Arduino Low power (with deep sleep) sample code for Notecard

Hi,

Does anyone managed a low power (with deep sleep) arduino code sample that reads some sensor data and sends data over Notecard?

Regards,

1 Like

I am looking for a sample code for long term battery operated sensor reading communications.

1 Like

Yes, I think that code will be very useful for all of us that want to use a Notecard in remote places and solar-powered. Especially for an ESP32.

Regards,
rob

Hello @iarakis,

Unfortunately, we do not have a low-power example ready to go, but we should. I’m will put together a very simple, low-power example to help people get started, and I will report back to this thread with a link.

You can provide feedback about the example here as well, and together we can make a simple but robust example for others to follow.

I’ll be speaking with you soon!
Zak

2 Likes

That would be great. Looking forward to it. In my case also would like the Arduino low power sample for solar powered ESP32. Regards

1 Like

Me too, looking forward for some examples with ESP32. BTW found a very easy flasher for ESP32 at Releases · esphome/esphome-flasher · GitHub

I’ve hated to leave you guys waiting. I have the sample written, and now I’m currently having it peer-reviewed to ensure it is worth copying. :smiley:

I expect to have a pointer for you guys by the end of the day. :+1:

~Zak

Almost there guys. We hit a point of inflection during peer review, and we are having an internal discussion.

While this conversation is taking place, I’m running the sample I’ve created to better understand the power consumption characteristics.

We should have something for you soon.

~Zak

Sorry for the delayed response, but I have worked through several iterations to be sure to provide the best possible advice.

If you’re looking to build a low-power solution, I would suggest using the Notecarrier-AL, which we’ve purpose-built for this use case, and which runs in our Airnote.

Using the Notecarrier-AL gives you FULL CONTROL of the circuitry running between the Notecard and the host MCU, which allows you to tailor the power solution to your project. Then from your sketch, you will request the Notecard to completely disable the host MCU, thus maximizing the potential of your battery.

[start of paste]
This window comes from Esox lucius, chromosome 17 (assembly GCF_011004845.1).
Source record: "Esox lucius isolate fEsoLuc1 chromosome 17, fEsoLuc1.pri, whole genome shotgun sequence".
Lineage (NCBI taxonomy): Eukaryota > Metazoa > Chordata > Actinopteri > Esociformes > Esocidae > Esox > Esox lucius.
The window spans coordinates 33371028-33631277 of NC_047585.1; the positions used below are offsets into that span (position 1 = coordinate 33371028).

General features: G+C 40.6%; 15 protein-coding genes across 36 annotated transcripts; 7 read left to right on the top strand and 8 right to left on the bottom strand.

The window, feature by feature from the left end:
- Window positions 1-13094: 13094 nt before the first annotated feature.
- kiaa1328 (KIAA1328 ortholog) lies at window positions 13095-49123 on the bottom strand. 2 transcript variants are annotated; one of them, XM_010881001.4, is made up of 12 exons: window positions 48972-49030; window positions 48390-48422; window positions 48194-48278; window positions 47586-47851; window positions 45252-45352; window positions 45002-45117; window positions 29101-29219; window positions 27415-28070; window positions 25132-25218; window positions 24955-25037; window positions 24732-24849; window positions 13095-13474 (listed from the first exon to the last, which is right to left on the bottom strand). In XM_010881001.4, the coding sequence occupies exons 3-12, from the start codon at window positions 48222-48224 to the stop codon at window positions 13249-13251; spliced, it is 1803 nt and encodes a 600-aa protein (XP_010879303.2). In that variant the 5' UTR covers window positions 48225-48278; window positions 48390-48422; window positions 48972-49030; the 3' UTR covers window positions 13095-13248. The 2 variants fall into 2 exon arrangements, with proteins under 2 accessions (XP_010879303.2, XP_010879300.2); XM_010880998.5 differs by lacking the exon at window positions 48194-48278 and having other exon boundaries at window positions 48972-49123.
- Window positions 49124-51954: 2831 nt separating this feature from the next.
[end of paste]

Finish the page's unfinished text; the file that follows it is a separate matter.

In the example linked below, the host firmware requests for the Notecard to disable the host MCU for a specific period of time using the ATTN pin, wakeup and report sensor data, then request to be put back to sleep. In order to simulate being routed to the EN pin on a regulator, this example uses the EN pin on the Feather’s MCU.

Several options exist which allow the Notecard to wake up the host MCU when certain events occur (such as incoming messages from the Notehub). There is a nice guide on the developer site that explores these options.
https://dev.blues.io/reference/notecard-walkthrough/low-power-design/


To answer your question exactly as asked:

Each MCU manufacturer publishes its own way of putting its MCU into “deep sleep” mode, such as this for the ESP32. We recommend that you look to your host MCU’s manufacturer for guidance and examples.
https://docs.espressif.com/projects/esp-idf/en/latest/esp32/api-reference/system/sleep_modes.html

Here is a great article written on the topic:

1 Like

Hi, could you provide a Arduino sample implementing wake on motion with ATTN pin from notecard?

Hello @iarakis,

The example shown and linked above can be installed using the Library Manager in the Arduino IDE.

Search for “Blues Wireless Notecard Pseudo Sensor”, then open the SleepySensor example included with the library. It should work for almost any device that can be programmed using the Arduino IDE.

Let us know if you run into trouble,
Zak

But, does it wake the microcontroller in case Notecards accelerometer detects movement?

Regards,

No. In the loop() function, the device requests to sleep for a predetermined amount of time.

    J * req = NoteNewCommand("card.attn");
    JAddStringToObject(req, "mode", "sleep");
    JAddNumberToObject(req, "seconds", PERIOD_S);
    notecard.sendRequest(req);

To modify the behavior, you would change the mode parameter from:

    JAddStringToObject(req, "mode", "sleep");
    JAddNumberToObject(req, "seconds", PERIOD_S);

to the following:

JAddStringToObject(req, "mode", "arm,motion");

To see the complete list of parameters and options, please review the card.attn API.

You may also be interested in our Remote Alerting Mailbox project, which behaves similar to the SleepySensor example, but is configured to use motion (as opposed to time) to trigger the ATTN pin.

1 Like